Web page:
However, by today's standards, sacrifice flies are not counted as an at-bat, e.g., if a player hits 2 singles and 2 sacrifice flies in a game, he's credited with batting 2-for-2.

In 1941, when Ted Williams batted .406, sacrifice flies were ruled as an "out" - i.e., if a player hit 2 singles and 2 sacrifice flies in a game, he'd be credited with batting 2-for-4.

That year, Ted Williams hit 8 sacrifice flies, each being recorded as "0-for-1" when it came to tabulating his batting average.

If today's rule was in effect, i.e., if those 8 sacrifice flies were counted as "0-for-0" instead of "0-for-8" (which is how they were counted) ...

Ted Williams would have batted .413 that year.

.413 !!!

While I agree that he would have batted .413, I posit that (1) .413 is not appreciably more amazing than .406, and (2) Joe DiMaggio would have still won the MVP because of the hitting streak.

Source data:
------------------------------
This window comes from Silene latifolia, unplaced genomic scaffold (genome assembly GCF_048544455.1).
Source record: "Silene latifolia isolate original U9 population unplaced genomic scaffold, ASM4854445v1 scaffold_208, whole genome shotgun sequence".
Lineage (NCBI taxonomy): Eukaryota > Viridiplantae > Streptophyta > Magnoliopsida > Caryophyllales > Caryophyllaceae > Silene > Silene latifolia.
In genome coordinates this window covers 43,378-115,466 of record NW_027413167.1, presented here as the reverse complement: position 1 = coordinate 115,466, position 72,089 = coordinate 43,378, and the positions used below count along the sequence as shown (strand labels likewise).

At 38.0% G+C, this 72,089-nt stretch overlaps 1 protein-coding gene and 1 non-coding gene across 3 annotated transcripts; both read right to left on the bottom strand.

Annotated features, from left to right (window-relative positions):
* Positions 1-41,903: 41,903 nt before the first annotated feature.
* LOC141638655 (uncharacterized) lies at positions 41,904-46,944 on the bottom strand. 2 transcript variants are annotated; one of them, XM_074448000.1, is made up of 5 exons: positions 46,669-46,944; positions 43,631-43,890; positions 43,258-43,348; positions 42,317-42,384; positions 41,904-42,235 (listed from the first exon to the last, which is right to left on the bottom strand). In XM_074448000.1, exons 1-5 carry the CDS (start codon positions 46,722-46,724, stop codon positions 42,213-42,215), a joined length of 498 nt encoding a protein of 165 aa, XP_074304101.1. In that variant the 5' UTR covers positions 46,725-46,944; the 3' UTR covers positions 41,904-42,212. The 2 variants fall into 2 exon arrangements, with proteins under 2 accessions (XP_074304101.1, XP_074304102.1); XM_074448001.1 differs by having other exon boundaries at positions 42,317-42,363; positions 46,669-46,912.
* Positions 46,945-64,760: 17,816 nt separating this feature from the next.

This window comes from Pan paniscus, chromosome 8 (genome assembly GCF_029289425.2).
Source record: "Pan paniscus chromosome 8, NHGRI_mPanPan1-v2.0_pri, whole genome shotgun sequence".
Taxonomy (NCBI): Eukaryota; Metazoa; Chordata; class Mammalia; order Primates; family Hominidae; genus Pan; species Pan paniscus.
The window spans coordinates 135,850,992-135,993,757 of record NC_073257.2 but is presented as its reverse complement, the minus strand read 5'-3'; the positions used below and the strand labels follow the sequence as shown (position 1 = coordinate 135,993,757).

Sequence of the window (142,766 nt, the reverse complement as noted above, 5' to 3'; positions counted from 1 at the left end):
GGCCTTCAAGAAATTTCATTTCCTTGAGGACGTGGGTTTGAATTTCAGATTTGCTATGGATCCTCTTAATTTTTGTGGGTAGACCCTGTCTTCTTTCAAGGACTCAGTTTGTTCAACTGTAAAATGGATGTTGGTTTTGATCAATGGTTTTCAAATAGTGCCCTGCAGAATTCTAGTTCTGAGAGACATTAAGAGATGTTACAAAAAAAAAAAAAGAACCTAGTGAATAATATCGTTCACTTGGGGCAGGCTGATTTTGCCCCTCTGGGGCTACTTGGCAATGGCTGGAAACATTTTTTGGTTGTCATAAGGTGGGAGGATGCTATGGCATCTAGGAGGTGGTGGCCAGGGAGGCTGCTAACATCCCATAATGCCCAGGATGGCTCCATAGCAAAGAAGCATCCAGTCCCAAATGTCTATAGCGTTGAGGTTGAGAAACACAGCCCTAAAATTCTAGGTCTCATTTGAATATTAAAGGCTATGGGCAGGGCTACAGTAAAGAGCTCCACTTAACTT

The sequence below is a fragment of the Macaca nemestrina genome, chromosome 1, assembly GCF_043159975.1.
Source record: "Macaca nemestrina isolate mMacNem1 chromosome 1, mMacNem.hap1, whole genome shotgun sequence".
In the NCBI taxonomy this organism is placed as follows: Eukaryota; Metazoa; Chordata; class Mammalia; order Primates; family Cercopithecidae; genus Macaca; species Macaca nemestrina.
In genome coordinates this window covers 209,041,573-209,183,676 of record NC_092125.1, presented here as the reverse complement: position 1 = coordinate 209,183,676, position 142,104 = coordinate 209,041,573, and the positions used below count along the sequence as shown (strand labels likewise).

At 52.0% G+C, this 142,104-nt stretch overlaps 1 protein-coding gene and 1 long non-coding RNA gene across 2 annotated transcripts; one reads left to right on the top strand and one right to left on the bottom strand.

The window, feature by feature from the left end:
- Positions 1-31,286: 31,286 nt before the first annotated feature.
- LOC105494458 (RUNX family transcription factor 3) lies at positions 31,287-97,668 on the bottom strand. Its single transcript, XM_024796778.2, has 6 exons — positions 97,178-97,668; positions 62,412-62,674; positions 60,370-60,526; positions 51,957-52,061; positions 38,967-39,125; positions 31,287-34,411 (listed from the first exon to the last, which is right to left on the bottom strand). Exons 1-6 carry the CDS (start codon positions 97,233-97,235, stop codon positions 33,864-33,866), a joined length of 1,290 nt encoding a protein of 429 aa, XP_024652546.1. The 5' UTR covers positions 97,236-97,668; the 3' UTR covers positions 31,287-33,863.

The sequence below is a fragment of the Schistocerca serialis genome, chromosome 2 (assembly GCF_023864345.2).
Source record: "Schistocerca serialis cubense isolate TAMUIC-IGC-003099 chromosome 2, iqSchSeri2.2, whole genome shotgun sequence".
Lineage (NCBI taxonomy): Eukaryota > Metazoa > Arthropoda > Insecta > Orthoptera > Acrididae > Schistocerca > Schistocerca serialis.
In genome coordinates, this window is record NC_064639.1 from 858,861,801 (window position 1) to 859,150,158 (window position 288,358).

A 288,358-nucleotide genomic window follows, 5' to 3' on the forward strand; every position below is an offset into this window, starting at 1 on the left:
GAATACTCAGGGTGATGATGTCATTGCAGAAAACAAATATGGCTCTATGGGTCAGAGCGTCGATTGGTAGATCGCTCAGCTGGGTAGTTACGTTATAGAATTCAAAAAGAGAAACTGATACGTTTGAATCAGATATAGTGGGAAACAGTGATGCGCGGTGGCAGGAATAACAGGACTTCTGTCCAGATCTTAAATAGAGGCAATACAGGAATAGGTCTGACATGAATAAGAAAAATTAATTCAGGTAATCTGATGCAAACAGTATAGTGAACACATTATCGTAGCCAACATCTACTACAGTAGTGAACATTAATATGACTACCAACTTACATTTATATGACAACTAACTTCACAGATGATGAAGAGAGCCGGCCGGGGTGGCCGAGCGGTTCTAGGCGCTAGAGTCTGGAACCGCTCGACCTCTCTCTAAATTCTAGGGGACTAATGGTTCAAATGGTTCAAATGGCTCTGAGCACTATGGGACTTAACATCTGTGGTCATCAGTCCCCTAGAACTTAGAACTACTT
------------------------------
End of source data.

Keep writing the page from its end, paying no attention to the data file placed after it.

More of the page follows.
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5 hours ago, Kibbee Nayee said:

While I agree that he would have batted .413, I posit that (1) .413 is not appreciably more amazing than .406, and (2) Joe DiMaggio would have still won the MVP because of the hitting streak.

How many women did Jiltin' Joe hit on that season?

Considering that Rogers Hornsby's .424 is the highest average ever (Hugh Duffy's .438 in the 1800s notwithstanding), I'd posit that .413 is notably higher than .406 (Ty Cobb's best single-season average was .420, which seems like something from a video game). A .413 average would have put Williams in the Top 5 since 1900, and the four above him seem like ghosts from a Henry James novel.

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I believe Wee Willie Keeler of your beloved Orioles hit .434 in the 1890s, but those were dead baseball slap hitters who “hit ‘em where they ain’t” and benefited from fielders gloves that were more like paper plates. Didn’t Hornsby hit .424 one year? And he was right handed so that was amazing.

And yes, Joltin’ Joe was a swordsman. When he was later married to Marilyn Monroe, and they did a USO tour of the troops in Korea, she got a huge ovation from thousands of troops. She asked him if he knew how it felt to get cheered by thousands of fans, he responded “Yes I do.”

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33 minutes ago, Kibbee Nayee said:

And yes, Joltin’ Joe was a swordsman.